MORGANTOWN - What might be the most important search third-year Coach Dana Holgorsen commences today is not for a player who will start at quarterback or fill any of the many holes on offense, defense and special teams.
This is instead a quest to identify the best five skill players on offense who Holgorsen can group with the new quarterback and the five offensive linemen, three of which will be new. That group of skill players could very well be a running back, a wide receiver, a tight end, a fullback, a slot receiver, a running back, a slot receiver, a wide receiver, a slot receiver and a wide receiver.
That’s what Holgorsen wants when preseason camp opens today.
Holgorsen will monitor a roster with many players capable of playing more than one position. If he can identify and advance those players, he can then use one formation on one play, hurry from the whistle to the next snap and then feature a totally different formation with the same personnel on the next play. Or he can bring a player onto the field that the defense recognizes from one position and then put that player at a different position to trick the defense.
“It’s about trying to figure out what they can handle,” Holgorsen said Wednesday.
“I have no idea what the offense is going to look like right now, but I’m excited about trying to figure it out and trying to figure out what they can do. We will gear our offense accordingly once we figure out what they can do.”
If the Mountaineers are going to contend with a shortage of talent after losing Geno Smith, Tavon Austin and Stedman Bailey to the NFL, then pace, versatility and the deception that comes with those features can help them close that gap.
“It’s about personnel groupings,” Holgorsen said. “Having guys come onto the field and the defensive coordinator doesn’t know where they’re going, that’s what we’re trying to get to. But it’s hard to do.”
Holgorsen hasn’t done this at WVU. He didn’t have enough depth at running back to experiment with a player in the slot. He had barely enough trustworthy receivers to fill out the normal positions. Bailey and Austin, simply put, were so good at their respective spots that it didn’t make much sense to move them around from one play to the next.
Bailey never left the left side of the field.
It took Holgorsen until his 22nd game with Austin to give him the ball as a legitimate running back, and even that was a drastic deviation from what Holgorsen prefers to do.
“The nature of the offense is to not do that,” Holgorsen said. “The nature of the offense is to get guys into a position they feel good about and are comfortable with and not move guys around. Catching a fade route over the left shoulder is a different skill than catching a fade route over the right shoulder.
“You’re trying to get guys into a position to do the same skill over and over and get good at it. That’s the backbone of the offense.
“With that said, I think the future of offense is more personnel related. It’s more of what we did with Tavon. It’s getting guys like Cody Clay, who can play slot, tight end and backfield stuff, to try to do something different and try to gain an advantage on the defense from a matchup or tempo standpoint.”
This team could embrace the future. Holgorsen believes a few players will be able to contribute to the offense and to befuddle the defense by lining up in various positions. He said he’s spoken to defensive coordinators who dread seeing that from an offense.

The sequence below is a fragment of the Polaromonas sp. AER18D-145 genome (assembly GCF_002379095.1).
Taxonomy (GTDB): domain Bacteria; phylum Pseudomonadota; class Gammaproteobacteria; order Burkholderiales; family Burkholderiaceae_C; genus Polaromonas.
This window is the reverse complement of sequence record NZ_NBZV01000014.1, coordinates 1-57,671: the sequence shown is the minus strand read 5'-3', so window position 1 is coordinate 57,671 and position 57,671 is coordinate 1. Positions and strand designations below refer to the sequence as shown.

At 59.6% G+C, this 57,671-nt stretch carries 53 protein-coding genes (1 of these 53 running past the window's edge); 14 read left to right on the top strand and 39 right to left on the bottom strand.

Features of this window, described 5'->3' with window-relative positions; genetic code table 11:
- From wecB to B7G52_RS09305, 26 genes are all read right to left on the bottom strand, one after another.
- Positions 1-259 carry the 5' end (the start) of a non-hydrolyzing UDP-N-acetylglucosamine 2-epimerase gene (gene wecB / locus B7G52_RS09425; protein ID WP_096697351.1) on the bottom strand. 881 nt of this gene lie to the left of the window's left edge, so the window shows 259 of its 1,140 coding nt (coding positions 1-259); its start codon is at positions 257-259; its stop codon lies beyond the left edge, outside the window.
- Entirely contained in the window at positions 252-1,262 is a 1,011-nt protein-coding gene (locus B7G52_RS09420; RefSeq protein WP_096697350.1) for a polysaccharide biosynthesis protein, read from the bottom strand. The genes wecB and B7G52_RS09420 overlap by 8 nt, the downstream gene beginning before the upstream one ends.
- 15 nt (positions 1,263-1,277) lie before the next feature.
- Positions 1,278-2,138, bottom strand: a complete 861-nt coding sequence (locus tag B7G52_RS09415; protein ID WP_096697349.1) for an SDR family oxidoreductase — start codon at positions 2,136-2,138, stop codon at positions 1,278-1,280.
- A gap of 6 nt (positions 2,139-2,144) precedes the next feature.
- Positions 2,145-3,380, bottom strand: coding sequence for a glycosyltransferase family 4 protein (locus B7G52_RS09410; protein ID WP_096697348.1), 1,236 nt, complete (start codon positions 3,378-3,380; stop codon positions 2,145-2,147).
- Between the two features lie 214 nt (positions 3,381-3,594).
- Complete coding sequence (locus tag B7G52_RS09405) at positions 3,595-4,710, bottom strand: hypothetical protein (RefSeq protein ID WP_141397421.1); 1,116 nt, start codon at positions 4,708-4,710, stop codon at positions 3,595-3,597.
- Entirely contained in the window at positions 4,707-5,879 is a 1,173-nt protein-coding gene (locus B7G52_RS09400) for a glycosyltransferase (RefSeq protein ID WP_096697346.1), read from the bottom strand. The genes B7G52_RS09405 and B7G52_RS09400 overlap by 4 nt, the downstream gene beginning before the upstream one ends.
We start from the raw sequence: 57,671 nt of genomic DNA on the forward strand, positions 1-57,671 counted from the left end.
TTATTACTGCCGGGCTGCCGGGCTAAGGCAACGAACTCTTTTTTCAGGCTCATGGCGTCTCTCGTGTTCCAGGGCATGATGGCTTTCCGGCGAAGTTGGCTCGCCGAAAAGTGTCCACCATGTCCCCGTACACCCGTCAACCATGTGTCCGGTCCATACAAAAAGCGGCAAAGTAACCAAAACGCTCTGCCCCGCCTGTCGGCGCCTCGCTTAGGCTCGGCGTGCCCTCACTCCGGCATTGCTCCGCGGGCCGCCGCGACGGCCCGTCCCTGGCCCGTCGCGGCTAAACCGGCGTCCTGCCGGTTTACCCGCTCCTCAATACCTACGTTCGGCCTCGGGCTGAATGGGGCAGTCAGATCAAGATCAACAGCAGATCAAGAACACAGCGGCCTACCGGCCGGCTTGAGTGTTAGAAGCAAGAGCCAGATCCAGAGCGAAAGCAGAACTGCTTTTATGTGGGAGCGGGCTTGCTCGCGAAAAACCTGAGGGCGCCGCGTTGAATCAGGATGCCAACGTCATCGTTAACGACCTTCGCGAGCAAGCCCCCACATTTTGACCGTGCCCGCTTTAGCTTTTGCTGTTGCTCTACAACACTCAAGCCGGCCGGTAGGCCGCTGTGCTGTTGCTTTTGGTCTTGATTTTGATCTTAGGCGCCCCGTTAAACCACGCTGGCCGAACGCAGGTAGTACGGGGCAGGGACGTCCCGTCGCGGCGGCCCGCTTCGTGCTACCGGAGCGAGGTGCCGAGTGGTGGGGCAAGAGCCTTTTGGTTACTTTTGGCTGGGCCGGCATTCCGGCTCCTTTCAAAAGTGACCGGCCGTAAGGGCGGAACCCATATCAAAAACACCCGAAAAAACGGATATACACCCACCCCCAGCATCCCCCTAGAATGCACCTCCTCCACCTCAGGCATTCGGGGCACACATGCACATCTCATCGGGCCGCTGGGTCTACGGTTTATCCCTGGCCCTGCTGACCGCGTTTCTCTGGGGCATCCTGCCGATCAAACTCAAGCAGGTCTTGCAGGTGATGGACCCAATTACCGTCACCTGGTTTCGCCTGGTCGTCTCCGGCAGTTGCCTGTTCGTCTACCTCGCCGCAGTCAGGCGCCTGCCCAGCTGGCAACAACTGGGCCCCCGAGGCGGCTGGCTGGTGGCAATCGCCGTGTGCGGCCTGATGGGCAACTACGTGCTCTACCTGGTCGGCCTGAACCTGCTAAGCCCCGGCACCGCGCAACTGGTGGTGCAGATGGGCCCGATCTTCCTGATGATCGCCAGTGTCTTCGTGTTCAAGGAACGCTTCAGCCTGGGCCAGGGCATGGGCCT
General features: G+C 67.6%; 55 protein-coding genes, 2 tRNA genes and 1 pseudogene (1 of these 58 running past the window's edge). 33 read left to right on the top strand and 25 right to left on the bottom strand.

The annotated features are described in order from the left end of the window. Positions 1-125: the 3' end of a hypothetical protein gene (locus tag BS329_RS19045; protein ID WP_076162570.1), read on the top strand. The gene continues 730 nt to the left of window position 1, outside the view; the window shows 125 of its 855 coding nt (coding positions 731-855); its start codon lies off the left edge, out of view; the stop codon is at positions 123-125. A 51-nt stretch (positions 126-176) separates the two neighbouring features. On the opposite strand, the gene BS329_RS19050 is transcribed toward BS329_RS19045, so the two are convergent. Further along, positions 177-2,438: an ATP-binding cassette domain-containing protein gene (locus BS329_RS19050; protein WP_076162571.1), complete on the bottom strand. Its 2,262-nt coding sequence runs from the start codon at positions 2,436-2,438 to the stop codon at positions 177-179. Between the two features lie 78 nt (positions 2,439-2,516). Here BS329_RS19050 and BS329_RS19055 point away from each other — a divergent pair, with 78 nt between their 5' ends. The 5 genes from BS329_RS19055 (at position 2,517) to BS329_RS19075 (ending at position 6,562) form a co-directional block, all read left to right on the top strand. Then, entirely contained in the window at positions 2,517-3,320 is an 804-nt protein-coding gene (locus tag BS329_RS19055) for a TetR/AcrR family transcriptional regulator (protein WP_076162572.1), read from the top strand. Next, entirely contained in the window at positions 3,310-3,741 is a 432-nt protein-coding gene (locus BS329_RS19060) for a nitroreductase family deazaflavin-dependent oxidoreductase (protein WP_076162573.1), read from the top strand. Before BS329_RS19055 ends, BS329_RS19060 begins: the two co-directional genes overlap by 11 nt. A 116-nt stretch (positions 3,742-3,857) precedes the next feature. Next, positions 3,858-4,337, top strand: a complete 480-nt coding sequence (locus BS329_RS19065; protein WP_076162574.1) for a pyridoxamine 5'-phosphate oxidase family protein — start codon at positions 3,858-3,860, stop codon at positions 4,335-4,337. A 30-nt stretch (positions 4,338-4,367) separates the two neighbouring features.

“A lot of defenses are going to try to (match personnel groups) as well as they can, and we’ve got some guys in the Big 12 defensively that are as good as it as anywhere in the country,” Holgorsen said. “Our job offensively is to try to disguise that, to try to put people in positions they don’t think are going to be there and be able to execute our offense regardless of where they line up.”
The personification of this tactic is Clay, the former George Washington High School star. Holgorsen has suggested Clay is the team’s best player, and it’s not because he runs the fastest, jumps the highest or has the best statistics. Clay stays on the field because he can play three positions.
Holgorsen said Charles Sims, the running back who has transferred from the University of Houston, will also play outside receiver. The 6-foot-2, 215-pound Sims, the Big 12’s preseason newcomer of the year, caught 70 passes for 759 yards in 2009, when Holgorsen was the Cougars’ offensive coordinator.
“The more you do of that, you’ve got to be careful,” Holgorsen said. “There’s a skill point to it, a skill angle to it, where now you’re doing that five percent of the time and you can only afford to practice that five percent of the time, which means he’ll never master that skill. It takes a talented guy to do that, like Tavon. How many guys do we have who can do that? I don’t know yet.”
Holgorsen said there are options that will allow players to move from running back to slot receiver, but he said junior running backs Andrew Buie and Dustin Garrison are not in that group.
“I don’t think they’re skilled enough,” Holgorsen said. “They’re decent receivers out of the backfield, but pure slot? I haven’t seen that. Now, we haven’t trained them there either because we lacked depth at running back. With better depth there now, maybe those guys are able to slide out and do some things like that.”
Holgorsen said freshmen Sheldon Gibson and Jacky Marcellus and junior college transfer Mario Alford are players who could move from slot receiver to play running back and that junior college transfer Ronald Carswell can play outside and slot receiver.
“I wouldn’t rule out anything,” he said. “There’s going to be a lot of evaluating going on and guys are going to be excited about trying other things.”